Dear Malcolm Gladwell,
It is too bad that the malcolmgladwellbookgenerator.com website doesn’t work anymore. I hope you enjoyed the gentle ribbing back in the day. Your well-crafted books— The Tipping Point, Blink—offered big ideas with catchy titles, and became so culturally ascendent as to earn the backhanded praise of parody. Me? I’m still working up to 10,000 hours on the mandolin. I need to sound like Bill Monroe or David Grisman someday, y’know.
But seriously, what we really need is to save the planet. If we ever needed an elegant, memorable way to name the mistake that seems to cut from right to left and back again, or the recognition that would help us correct it, it is now. So since the website is down, I’m at a tipping point, to coin a phrase. To coin another phrase, I am going back to the source. You.
How about a book called Infrastructure? I know, I know. Yawn. That title won’t sell a lot of books. But work with me. And I’ll leave it to you to find the pithy word or phrase to replace the yawn and arrest us with what might just be the biggest of “big ideas.” The natural environment is the gift, quite literally, that undergirds us with the infrastructure of life. But instead, we treat it as an irrevocable given. We live in the world of wonder we couldn’t invent for ourselves, only inherit, yet we yawn. The ecosystem’s infrastructure is what philosophers call the “condition for the possibility” of all our inventions and cultural inheritance, to say nothing of every breath or bite we take to live. Yet on many a day, busy and self-important, we scarcely notice.
The natural environment is the gift, but not the only one, that undergirds us with the infrastructure of life.
But we do the same thing with the built environment, to say nothing of the web of social life. The obliviousness we show to the gift of the living infrastructure of life, we also extend to our own handmade infrastructure of roads and skyscrapers and wires, as well as to the social infrastructure that links us together in relationships and communities. These infrastructures, we assume, are just there. We use them, and use them up, taking them for granted, assuming that someone else will maintain them and keep them all going. This is a mistake.
We do have names for this mistake, and maybe one could be snappy enough to make it onto the cover of your book. Economists call the mistake “the free rider problem.” Everyone needs that bridge into town (built infrastructure), and the clean water running under the bridge (natural infrastructure), and the at least implicit agreement not to poison the drinking water with pollution (social infrastructure). No one person or company could pay for all these necessary public goods even if they were willing to do so. But worse, many people don’t want to pay even their fair share for the goods that benefit them. So they don’t. They don’t pay their taxes that build and maintain the bridges or keep the water clean, yet they still benefit all the same, making others pay. They can earn a private profit without ever paying the value of the public goods that let them extract revenues. So they are “free riders.” Worse still, some might have an incentive to dispose of by-products in the river for free, at least if they can do so downstream where the next town, not theirs, will drink the polluted water. Except that in an interconnected world, every downstream is upstream from all of us.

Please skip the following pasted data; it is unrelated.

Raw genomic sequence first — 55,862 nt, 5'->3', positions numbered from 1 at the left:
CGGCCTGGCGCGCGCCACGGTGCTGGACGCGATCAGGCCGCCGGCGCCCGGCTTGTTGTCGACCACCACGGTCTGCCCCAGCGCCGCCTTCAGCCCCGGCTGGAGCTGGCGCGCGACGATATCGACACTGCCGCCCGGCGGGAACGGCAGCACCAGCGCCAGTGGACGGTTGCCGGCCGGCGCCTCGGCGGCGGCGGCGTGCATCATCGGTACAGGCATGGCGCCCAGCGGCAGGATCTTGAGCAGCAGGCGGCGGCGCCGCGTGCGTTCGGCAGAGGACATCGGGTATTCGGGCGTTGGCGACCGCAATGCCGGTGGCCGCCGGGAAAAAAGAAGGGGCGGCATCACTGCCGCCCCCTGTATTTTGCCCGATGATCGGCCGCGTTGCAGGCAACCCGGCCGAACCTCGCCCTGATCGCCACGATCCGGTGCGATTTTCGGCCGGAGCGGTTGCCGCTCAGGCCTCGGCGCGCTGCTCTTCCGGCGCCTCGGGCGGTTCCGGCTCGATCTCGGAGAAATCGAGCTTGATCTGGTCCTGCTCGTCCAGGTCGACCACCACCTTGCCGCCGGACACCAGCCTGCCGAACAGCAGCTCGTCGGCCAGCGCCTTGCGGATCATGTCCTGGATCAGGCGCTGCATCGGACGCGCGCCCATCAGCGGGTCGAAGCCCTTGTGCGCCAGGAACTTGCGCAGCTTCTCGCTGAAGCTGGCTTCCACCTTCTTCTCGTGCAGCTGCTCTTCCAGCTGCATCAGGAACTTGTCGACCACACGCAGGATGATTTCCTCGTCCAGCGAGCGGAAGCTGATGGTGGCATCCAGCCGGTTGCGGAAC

Many people don’t want to pay even their fair share for the goods that benefit them. So they don’t.
Other fields have offered other terms for the mistake I’m talking about. Political scientists talk about “the collective action problem”—how to get individuals to work together for a solution that would benefit them all, when each has an incentive to hang back and let the others do the work. Philosophers speak of “the tragedy of the commons” by which we actually make things worse and despoil the shared resources we need to live productive lives precisely as we pursue our self-interests in an area dedicated to the common good. Ethicists make their students think through “the prisoner’s dilemma” in order to help them recognize how important, though hard, it is to identify what actually might be in our enlightened self-interest if only we cooperate. Ignoring enlightened self-interest, a person might not want to pay the additional taxes that would allow others to receive health care, figuring that it’s not to their benefit to ante up more money in taxes. But if that person goes to a grocery store where a financially struggling front-line grocery bagger, lacking access to health care, gives them Covid-19, their fates will prove no less entwined.
Admittedly, progressives like me who think about environmental issues and social causes may be a bit less individualistic and a bit quicker to notice when others are not seeing our human interconnections and “common good.” But progressives, too, may be free riders on what we disdainfully call “the establishment”—benefiting from tradition but not contributing to it, or even dismissing it. Consider progressives who are ready to condemn “Western civilization” wholesale and condemn it to the dustbin of history as nothing but a tragic story of colonization. I don’t know quite how to quantify the debt that human rights advocates owe to “Western civilization” for spreading ideas of human equality across the globe, much less how to measure it against the toll that Westerners have wracked up as they betrayed their own ideals. But I do think we owe some kind of debt and should replenish or even celebrate the best of Western traditions, however circumspectly.